An unworthy Deacon, named for the brother of God: James, striving to "work out his salvation with fear and trembling" within the Tradition (paradosis) of the Eastern Orthodox Faith. It is a strange and marvelous journey, and I am accompanied by the fourfold fruit of my fecundity. My wife, the Matushka or Diaconissa Sophia, is my beloved partner in the pursuit of Theosis, and she ranks me in every way.
Much ado is being made about Russia establishing Orthodoxy as an "official" religion...and to some degree persecuting other Christian groups. I don't pretend to fully understand the details of what is going on in Russia, I do know, however that liberal mainstream news media generally do not appreciate political leaders having much of any public religious life - let alone one that is arguably the oldest and most religiously conservative on the planet.
I'm a big proponent of religious freedom, I think I've made that clear enough here. And so I do not and will not support any governmental action to persecute any group or individual for their religious conscience. However...I DO understand Russian Orthodox Christian's concern about the flood of protestant (and even Mormon and JW's) flowing into their country. A few things to consider:
1. The Orthodox Church underwent 8 or so decades of brutal persecution from atheistic communists bent on wiping her out. In that time millions were martyred...MILLIONS! We cannot fathom it. It's effects on the Church were felt worldwide and we still see it today in the jurisdictional problem we have here in the US. In this time, where were the Baptists? Where were the Presbyterians? Where were the Assembly of God missionaries? The Orthodox Church went through this baptism of blood alone. Yes, I know there were a few religious minorities there at the time and sure, the Communist government would not let American Christian's in very easily....but none-the-less...no one can deny this was Orthodoxy's holocaust. And so when the walls were finally knocked down and the Orthodox Church was able to come up mostly out of hiding and be free, you might imagine their disdain for wealth ridden western protestants pouring in desperate to save Russians from the Orthodox Church. I can still recall Paul Crouch of TBN standing by his big TV antenna in Belarus blabbing about how "at LAST" the gospel was going to be preached in Russia! Such ignorance I might just consider allowing for legal action against.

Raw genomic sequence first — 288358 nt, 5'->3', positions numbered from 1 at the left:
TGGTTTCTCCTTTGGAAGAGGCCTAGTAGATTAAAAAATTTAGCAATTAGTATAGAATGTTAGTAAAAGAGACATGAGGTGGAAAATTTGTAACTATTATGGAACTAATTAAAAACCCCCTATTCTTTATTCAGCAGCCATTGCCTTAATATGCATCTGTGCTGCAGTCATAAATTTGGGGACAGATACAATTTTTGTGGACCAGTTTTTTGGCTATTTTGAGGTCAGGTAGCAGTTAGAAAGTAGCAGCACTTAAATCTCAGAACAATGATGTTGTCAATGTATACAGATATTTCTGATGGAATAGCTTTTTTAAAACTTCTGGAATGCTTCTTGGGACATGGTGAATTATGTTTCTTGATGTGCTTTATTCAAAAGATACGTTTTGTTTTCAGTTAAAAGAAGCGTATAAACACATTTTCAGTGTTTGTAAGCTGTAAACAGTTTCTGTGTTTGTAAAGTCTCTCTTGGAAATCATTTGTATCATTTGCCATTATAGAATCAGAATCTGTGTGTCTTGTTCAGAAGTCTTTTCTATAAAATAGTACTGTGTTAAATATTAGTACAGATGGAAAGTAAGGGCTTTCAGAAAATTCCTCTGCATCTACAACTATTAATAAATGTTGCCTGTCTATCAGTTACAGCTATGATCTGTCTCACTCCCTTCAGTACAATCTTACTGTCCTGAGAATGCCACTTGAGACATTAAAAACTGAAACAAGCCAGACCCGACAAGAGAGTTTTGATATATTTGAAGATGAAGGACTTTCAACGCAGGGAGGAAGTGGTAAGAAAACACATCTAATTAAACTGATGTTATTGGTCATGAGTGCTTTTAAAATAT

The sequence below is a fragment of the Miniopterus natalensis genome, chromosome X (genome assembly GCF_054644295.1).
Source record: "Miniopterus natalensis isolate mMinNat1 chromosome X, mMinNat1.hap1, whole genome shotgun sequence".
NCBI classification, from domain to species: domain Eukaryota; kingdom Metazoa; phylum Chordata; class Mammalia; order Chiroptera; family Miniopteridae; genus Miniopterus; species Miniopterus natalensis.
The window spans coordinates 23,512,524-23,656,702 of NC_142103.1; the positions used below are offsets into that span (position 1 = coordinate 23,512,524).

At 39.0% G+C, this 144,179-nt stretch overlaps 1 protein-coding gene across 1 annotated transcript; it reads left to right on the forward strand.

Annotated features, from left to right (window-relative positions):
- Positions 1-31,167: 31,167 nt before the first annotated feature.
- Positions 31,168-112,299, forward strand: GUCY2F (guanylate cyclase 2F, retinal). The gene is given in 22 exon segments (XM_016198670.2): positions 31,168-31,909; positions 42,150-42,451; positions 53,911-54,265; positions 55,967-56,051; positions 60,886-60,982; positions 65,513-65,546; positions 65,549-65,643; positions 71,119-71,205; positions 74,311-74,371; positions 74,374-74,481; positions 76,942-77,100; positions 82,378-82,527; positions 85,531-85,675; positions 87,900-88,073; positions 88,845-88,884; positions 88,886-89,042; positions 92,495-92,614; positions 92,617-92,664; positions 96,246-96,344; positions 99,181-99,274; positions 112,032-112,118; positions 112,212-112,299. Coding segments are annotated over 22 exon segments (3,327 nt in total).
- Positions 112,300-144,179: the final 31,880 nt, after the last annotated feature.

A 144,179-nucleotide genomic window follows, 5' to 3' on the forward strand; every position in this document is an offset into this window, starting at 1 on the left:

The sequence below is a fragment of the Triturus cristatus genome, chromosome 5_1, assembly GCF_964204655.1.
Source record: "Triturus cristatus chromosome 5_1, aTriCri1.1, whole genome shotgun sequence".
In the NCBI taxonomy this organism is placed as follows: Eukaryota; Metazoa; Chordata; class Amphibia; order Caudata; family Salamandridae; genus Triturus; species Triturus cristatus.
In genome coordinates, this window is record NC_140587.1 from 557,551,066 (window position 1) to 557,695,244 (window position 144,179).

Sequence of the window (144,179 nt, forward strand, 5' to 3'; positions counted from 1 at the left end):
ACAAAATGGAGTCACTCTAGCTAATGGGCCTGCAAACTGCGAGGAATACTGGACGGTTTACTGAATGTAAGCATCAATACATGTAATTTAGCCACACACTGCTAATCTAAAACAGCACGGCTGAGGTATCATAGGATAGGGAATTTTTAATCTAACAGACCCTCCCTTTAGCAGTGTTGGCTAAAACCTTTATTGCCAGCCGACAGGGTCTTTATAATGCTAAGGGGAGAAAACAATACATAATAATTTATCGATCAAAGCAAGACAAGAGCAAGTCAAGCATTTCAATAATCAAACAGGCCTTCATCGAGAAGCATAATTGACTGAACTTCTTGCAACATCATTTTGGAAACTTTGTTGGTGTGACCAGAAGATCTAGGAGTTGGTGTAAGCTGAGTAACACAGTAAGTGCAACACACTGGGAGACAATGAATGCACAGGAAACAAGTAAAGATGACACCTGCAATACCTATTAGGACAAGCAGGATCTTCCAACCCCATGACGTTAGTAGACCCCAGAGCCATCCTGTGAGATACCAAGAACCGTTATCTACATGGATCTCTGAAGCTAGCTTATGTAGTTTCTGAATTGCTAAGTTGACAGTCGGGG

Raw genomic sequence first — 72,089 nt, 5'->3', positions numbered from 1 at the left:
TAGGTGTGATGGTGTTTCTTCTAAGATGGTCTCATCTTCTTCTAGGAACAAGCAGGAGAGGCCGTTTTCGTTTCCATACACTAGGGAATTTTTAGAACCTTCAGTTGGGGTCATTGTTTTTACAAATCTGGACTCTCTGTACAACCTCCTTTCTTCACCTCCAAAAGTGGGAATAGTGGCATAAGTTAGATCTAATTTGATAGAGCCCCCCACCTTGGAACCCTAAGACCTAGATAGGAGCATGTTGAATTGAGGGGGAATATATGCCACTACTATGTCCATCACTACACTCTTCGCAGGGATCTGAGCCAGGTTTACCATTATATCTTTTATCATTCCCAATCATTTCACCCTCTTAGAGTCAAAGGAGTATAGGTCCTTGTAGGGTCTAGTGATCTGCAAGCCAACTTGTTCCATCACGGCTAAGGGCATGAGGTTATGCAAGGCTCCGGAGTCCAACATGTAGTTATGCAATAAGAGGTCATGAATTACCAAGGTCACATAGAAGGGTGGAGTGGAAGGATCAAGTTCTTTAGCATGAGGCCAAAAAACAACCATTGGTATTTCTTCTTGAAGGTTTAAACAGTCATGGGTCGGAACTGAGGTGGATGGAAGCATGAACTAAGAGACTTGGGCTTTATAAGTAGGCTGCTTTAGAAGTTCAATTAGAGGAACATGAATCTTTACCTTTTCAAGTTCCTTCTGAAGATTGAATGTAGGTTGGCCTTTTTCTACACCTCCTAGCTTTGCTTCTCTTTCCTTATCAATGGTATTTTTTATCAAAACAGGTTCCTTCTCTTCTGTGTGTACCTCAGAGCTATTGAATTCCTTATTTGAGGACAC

2. Something we American's have a difficult time understanding is the extent to which Orthodoxy is rooted in Russian culture. This is a blessing and a curse for obvious reasons...but none-the-less there is precious little that we can compare this too here in America where diversity is so great and we uphold so few mutual traditions. A completely insufficient analogy might be to compare Protestant missionaries in Russia, to illegal immigrants in America bent on changing the official language here to Spanish. My guess is this would earn the ire of just about everyone, not the least of which being the most conservative people in this country. As I prefaced though, this is not quite the same thing...but then we American's affinity for protestantism isn't comparable to the Russian's affinity for Orthodoxy. We've no concept, generally, of a national religious identity and that too is a blessing and a curse.
3. Another thing to consider is that it is likely that the only thing Russians see with regard to the west is from our Nightly News and Hollywood. So conservative/religious Russians look at Europe and see massive secularism (remember they've had not too good a time with leftist atheism over the last 80 years) and then Gay Pride parades and general moral relativism and the filth served up from our various media sources. "These things are the products of a society built up from western religious beliefs and values?" They may ask.
Now, I'm not saying that they are correct or fair in this assessment, I'm just saying I can understand how one might see things in this way - what do they really know of the similarly conservative-religious types in our country? George Bush? Rather unhelpful to the perception I would think. Is it surprising then that there should grow a certain degree of political expediency in limiting the influence or presence of western sects? And besides, the New York Times article - while trying to sound dramatic and ominous - seems to be trying too hard. The REAL story of religious persecution and intolerance is right under their noses...and geographically right under Russia.